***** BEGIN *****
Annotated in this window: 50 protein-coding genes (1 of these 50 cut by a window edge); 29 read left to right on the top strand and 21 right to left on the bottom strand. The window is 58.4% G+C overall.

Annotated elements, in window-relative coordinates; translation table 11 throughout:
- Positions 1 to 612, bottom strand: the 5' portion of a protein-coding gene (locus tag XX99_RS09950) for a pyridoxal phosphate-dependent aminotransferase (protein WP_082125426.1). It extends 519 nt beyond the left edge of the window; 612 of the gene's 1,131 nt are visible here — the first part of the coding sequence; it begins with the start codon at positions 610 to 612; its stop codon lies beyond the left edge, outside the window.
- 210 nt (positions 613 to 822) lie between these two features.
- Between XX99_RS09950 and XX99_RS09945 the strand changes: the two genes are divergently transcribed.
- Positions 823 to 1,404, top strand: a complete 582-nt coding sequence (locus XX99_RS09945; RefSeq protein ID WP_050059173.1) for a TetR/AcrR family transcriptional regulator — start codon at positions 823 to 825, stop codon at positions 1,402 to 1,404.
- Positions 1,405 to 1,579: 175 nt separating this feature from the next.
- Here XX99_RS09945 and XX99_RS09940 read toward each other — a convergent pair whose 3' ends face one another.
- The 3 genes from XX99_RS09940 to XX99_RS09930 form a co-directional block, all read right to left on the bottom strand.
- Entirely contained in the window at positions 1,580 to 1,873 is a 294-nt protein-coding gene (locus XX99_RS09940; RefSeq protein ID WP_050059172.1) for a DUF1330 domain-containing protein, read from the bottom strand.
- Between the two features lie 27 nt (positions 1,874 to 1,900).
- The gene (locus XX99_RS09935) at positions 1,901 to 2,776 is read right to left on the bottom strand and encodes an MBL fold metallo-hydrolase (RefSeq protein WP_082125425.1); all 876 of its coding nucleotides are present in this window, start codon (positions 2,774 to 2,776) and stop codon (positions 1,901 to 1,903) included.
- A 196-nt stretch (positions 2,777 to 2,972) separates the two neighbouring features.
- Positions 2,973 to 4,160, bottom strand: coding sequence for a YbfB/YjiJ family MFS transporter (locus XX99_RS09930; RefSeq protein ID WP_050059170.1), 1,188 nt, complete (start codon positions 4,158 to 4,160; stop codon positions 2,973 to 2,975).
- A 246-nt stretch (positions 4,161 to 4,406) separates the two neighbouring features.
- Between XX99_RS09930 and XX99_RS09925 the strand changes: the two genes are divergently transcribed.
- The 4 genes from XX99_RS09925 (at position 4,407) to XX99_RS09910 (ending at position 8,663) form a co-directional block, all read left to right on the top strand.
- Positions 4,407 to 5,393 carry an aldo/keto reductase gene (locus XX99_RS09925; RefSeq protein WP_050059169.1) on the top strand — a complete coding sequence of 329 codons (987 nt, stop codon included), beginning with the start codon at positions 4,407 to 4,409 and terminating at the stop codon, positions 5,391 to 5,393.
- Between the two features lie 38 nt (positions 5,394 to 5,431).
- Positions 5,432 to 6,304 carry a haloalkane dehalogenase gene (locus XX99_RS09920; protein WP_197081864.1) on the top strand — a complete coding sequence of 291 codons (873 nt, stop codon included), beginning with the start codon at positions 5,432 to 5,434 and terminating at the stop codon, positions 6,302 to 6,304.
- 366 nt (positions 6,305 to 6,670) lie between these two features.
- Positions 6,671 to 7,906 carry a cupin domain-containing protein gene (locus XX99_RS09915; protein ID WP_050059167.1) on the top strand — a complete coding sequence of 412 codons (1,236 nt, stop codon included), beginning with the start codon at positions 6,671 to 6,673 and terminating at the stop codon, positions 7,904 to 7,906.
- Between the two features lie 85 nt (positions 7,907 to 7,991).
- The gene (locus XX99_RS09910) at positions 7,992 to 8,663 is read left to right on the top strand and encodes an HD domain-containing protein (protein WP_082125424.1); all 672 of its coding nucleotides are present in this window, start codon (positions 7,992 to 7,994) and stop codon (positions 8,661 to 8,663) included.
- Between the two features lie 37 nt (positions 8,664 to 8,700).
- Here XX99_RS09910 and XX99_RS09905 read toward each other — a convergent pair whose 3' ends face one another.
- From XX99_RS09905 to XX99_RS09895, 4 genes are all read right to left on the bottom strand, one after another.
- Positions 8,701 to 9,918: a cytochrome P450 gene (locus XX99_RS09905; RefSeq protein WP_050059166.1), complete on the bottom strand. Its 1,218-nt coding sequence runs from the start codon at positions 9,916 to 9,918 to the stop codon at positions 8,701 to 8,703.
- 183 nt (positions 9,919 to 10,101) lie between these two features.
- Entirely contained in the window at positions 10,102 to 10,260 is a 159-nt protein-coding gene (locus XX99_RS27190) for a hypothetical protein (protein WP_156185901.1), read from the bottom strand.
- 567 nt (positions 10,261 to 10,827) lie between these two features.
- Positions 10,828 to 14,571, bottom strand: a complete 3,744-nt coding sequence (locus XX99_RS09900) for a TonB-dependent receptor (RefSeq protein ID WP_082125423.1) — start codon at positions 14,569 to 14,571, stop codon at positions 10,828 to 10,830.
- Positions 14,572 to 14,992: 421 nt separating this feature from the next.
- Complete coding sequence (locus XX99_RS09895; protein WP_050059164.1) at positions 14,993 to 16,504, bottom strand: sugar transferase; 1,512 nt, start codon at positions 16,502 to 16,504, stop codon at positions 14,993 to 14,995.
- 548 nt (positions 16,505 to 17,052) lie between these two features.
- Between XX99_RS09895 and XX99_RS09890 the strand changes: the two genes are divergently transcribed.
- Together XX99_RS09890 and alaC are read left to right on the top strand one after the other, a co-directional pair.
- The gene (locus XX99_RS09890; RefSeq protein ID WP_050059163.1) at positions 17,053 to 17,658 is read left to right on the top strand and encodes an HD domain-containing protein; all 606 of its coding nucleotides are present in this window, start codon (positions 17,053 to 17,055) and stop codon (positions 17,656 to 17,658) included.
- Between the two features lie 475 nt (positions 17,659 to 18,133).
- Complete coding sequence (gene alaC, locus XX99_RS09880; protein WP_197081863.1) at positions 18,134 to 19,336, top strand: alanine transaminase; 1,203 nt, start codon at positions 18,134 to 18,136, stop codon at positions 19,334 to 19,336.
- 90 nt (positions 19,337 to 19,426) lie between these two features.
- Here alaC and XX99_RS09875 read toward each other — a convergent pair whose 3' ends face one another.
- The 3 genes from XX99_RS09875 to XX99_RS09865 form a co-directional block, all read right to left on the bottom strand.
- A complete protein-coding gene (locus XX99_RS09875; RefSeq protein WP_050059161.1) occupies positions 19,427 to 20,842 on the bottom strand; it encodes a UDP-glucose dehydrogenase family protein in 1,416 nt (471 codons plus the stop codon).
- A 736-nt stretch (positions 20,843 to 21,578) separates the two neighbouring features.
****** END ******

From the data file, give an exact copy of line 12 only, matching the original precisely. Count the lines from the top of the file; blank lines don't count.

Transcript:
- The gene (locus XX99_RS09935) at positions 1,901 to 2,776 is read right to left on the bottom strand and encodes an MBL fold metallo-hydrolase (RefSeq protein WP_082125425.1); all 876 of its coding nucleotides are present in this window, start codon (positions 2,774 to 2,776) and stop codon (positions 1,901 to 1,903) included.